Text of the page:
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Where is type double
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Author:  Atlantisbase [ Tue Oct 14, 2008 7:25 pm ]
Post subject:  Where is type double

I'm trying to create a speed scaling function based on a cubic regression but it seems that firstly the data type double does not exist but none of the other data types are large enough to hold the numbers. On top of that the provided data types are not what a C or C++ programmer knows them to be and this is not explictly stated. Indeed type int should be large enough to hold the numbers I'm working with but it appears not to be.

Is there a way around this or a way to redefine the size of the data types?
:breakcomputer:

Author:  Dick Swan [ Tue Oct 14, 2008 10:08 pm ]
Post subject:  Re: Where is type double

ROBOTC supports the following standard C data types:
char
short
int
long
float

ROBOTC deviates from standard C in that all variables are signed. Unsigned types are currently not supported. ROBOTC will accept the "unsigned" keyword but should generate a compiler warning message indicating that it is ignored.

In the C language, the size of an "int" is implementation specific. In the case of ROBOTC, "int" variables are 16-bits. I realize that this may not be the best choice for the NXT which has a native 32-bit CPU. But ROBOTC runs on many platforms / CPUs, most of which are 8-bit hardware CPUs, and 16-bit was used. Use of 16-bit "int" is farily common on embedded systems; for example, an "int" on the VEX CPU is 16-bits. "int" on Atmel AVR, Microchip PICs, Renesas H8 series, Zilog Z8 series are all 16-bits.

A float is 32-bits total. 8-bit exponent and 24-bit mantissa. Doubles are not supported in ROBOTC.

Hope above helps. Perhaps "long" or "float" will meet your needs.

Author:  Atlantisbase [ Wed Oct 15, 2008 6:57 pm ]
Post subject:  Re: Where is type double

That I'm afraid is part of the problem. Even though I'm using float there seems to be cutting off the calculation. Is there a limit on the size of the calculations possible. For example the function is supposed to cube the value from the joysticks but the number returned is far less than it should be (I tried this with just a stand alone varriable and calculation) even when stored in a float varriable.

You may want to point out in the documentation which data types are supported and state their limits. Also if I may add, you may want to consider adding a virtual testing platform in future versions so that programmers can test code without a robot present.

Author:  Jeff McBride [ Wed Oct 15, 2008 8:06 pm ]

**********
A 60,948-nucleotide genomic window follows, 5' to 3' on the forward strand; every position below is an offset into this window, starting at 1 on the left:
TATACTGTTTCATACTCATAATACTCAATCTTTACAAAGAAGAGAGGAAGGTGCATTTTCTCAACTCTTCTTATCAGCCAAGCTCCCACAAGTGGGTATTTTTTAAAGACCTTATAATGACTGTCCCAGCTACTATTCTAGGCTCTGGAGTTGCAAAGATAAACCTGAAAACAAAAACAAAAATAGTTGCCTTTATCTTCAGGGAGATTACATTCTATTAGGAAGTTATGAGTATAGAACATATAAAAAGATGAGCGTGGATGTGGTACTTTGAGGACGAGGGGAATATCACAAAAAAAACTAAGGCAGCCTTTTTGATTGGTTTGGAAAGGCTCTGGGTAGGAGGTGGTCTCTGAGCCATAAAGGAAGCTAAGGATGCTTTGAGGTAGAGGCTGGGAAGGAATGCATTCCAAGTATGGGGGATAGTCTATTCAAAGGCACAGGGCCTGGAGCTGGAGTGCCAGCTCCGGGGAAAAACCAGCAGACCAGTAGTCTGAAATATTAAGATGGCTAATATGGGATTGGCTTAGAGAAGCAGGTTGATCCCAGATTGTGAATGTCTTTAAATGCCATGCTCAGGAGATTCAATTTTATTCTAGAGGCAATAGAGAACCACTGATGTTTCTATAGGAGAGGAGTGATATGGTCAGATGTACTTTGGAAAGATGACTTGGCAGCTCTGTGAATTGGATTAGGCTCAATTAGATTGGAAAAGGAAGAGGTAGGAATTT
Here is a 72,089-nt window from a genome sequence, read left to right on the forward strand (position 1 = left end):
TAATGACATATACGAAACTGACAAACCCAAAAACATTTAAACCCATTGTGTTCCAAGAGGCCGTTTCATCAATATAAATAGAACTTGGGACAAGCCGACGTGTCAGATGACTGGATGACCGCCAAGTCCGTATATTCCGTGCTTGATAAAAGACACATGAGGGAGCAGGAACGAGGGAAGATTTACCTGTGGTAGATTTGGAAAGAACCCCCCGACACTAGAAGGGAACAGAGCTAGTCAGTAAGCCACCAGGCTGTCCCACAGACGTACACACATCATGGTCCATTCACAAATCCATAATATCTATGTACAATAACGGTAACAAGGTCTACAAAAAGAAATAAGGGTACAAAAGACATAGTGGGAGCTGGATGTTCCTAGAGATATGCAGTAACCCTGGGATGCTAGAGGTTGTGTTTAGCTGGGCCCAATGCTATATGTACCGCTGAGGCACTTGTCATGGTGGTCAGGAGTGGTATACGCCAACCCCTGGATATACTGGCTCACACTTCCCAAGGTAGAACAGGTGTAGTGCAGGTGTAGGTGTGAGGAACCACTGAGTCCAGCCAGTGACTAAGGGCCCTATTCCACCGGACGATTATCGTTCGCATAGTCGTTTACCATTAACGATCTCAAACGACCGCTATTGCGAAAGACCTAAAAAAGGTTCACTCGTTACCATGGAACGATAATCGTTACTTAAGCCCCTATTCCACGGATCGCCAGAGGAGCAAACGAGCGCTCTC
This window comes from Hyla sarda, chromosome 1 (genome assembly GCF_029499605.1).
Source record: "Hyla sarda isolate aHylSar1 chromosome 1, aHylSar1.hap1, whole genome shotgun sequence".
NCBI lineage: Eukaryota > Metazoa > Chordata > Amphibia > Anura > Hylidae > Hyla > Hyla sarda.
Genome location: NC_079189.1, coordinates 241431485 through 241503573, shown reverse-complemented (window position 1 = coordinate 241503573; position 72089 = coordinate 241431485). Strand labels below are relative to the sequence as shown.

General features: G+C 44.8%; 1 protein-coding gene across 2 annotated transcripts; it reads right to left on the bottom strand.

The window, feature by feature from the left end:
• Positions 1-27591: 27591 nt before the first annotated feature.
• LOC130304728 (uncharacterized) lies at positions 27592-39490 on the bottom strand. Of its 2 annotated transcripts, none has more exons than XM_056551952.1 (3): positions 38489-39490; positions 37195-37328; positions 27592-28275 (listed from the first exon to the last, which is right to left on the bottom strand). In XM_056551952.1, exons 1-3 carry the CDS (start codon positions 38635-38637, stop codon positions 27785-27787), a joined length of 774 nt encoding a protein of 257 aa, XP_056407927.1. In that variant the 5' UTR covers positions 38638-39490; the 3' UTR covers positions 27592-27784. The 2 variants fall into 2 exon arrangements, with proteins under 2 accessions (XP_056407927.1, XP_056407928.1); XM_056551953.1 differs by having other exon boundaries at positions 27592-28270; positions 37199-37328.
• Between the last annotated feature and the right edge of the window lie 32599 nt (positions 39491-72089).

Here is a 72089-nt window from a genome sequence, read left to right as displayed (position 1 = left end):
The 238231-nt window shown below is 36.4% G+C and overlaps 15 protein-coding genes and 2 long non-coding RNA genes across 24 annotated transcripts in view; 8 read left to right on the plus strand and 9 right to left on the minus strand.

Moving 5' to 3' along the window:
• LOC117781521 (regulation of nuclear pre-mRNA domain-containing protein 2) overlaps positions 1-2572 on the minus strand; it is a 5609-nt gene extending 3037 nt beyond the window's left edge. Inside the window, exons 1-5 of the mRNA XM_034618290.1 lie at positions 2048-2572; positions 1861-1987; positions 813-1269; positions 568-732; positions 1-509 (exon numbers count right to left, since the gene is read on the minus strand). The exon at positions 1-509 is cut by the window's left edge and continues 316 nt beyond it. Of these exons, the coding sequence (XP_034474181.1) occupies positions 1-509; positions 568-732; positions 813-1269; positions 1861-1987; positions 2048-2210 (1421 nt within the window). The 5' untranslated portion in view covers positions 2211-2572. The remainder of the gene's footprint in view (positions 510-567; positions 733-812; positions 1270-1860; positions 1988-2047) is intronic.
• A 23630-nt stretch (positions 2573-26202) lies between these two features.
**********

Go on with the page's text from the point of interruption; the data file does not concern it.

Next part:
Post subject:  Re: Where is type double

I suggest using longs which are 32bit integers. You will need to be careful to perform your math opporations in an order that will avoid overflow but 32 bits integers are capable of handling 128^3.

Feel free to post your current code if you would like help.

Author:  Ford Prefect [ Thu Oct 16, 2008 4:04 am ]
Post subject:  Re: Where is type double

I think RobotC has to be customized to the 32 bit ARM7 processor.
It is not suitable to use a 8 bit compiler model for a 32 bit processor.
Get rid of the old stuff.

It's like if I drove my 911 always in the first gear - with tightened handbrake. :twisted:

Author:  Dick Swan [ Thu Oct 16, 2008 5:36 am ]
Post subject:  Re: Where is type double

Atlantisbase wrote:
That I'm afraid is part of the problem. Even though I'm using float there seems to be cutting off the calculation. Is there a limit on the size of the calculations possible. For example the function is supposed to cube the value from the joysticks but the number returned is far less than it should be (I tried this with just a stand alone varriable and calculation) even when stored in a float varriable.

You may want to point out in the documentation which data types are supported and state their limits. Also if I may add, you may want to consider adding a virtual testing platform in future versions so that programmers can test code without a robot present.

I am not aware of any problems with ROBOTC's "number precision". I just tried the following test program and examined the output in the debugger window to confirm this.
Code:
task main()
{
  float fTestBig[32];
  float fTestSmall[32];
  long  lTest[32];


  fTestBig[0] = 2;
  fTestSmall[0] = 1;
  lTest[0] = 2;
  for (int i = 1; i < 32; ++i)
  {
    fTestBig[i] = fTestBig[i - 1] * 2;
    fTestSmall[i] = fTestSmall[i - 1] / 10;
    lTest[i] = lTest[i - 1] * 2;
  }
}

There may be a bug in ROBOTC's expression calculation / compiler. BUt I suspect what you've encountered is a simplification that ROBOTC does in the debugger display of float numbers. For very small numbers in the range 0.000001 to 0.001 it will display as zero rather than in "scientific notation". The rationale behind this was to limit display precision to four or five decimal digits and avoid having to explain scientific notation to novices.

If you run the above program and look at the results in the debugger window, you'll see the display for "fTestSmall" as values:
1
0.1
0.01
0.001
0.0001
0
0
1.0000e-006
1.0000e-007
1.0000e-008
. . .
If you use the "nxtDisplayTextLine( xx, "%f", variable):" to display a value on the NXT LCD you'll see that the internal results are what's expected. Or you can use the Debugger "Hexadecimal display" to get the variables displayed in hex.

If you still think there are errors in calculations, then please post again.

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